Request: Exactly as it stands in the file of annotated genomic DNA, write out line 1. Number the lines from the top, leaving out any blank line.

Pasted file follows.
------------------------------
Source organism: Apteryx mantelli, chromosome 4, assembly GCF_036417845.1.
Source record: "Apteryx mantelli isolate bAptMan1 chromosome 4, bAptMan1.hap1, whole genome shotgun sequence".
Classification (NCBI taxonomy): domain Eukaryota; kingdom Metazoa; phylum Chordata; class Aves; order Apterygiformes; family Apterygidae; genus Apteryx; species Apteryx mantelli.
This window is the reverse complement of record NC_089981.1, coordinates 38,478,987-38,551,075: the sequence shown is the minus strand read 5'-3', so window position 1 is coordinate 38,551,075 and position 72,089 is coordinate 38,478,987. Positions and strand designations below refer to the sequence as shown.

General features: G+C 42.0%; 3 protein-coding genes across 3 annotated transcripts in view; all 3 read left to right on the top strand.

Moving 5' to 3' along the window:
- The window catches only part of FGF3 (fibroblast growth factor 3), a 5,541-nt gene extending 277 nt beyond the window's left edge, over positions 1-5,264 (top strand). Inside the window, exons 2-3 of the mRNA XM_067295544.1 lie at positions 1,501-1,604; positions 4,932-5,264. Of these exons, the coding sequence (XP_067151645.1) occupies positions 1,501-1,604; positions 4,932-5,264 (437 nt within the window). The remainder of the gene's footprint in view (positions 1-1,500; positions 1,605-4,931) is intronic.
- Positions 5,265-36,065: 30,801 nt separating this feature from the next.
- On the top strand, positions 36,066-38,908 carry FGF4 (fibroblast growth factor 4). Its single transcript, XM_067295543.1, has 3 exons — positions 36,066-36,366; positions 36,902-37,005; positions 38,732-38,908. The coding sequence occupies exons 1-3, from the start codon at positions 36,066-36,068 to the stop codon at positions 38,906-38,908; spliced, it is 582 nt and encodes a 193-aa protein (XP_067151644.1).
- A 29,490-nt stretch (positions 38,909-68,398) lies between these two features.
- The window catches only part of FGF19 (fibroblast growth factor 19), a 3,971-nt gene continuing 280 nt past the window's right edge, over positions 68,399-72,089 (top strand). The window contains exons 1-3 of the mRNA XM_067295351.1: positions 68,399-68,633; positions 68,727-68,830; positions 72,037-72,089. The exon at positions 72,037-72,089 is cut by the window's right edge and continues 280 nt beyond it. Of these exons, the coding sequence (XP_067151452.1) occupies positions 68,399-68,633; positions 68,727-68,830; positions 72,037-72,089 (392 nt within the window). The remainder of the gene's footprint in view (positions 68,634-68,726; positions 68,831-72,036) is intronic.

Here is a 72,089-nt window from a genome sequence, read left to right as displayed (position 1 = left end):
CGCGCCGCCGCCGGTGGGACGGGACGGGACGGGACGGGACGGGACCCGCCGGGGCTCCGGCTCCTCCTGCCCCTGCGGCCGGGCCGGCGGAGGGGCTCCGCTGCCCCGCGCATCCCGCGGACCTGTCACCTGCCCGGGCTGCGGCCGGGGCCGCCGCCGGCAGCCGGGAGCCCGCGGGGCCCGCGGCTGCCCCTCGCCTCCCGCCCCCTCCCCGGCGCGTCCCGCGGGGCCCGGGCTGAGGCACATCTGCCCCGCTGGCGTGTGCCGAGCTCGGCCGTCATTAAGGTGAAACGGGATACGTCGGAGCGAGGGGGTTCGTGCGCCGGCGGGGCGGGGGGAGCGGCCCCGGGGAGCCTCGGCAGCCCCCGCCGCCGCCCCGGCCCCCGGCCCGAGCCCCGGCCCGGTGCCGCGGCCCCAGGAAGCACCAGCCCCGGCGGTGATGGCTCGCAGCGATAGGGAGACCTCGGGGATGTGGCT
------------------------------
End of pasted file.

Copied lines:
Source organism: Apteryx mantelli, chromosome 4, assembly GCF_036417845.1.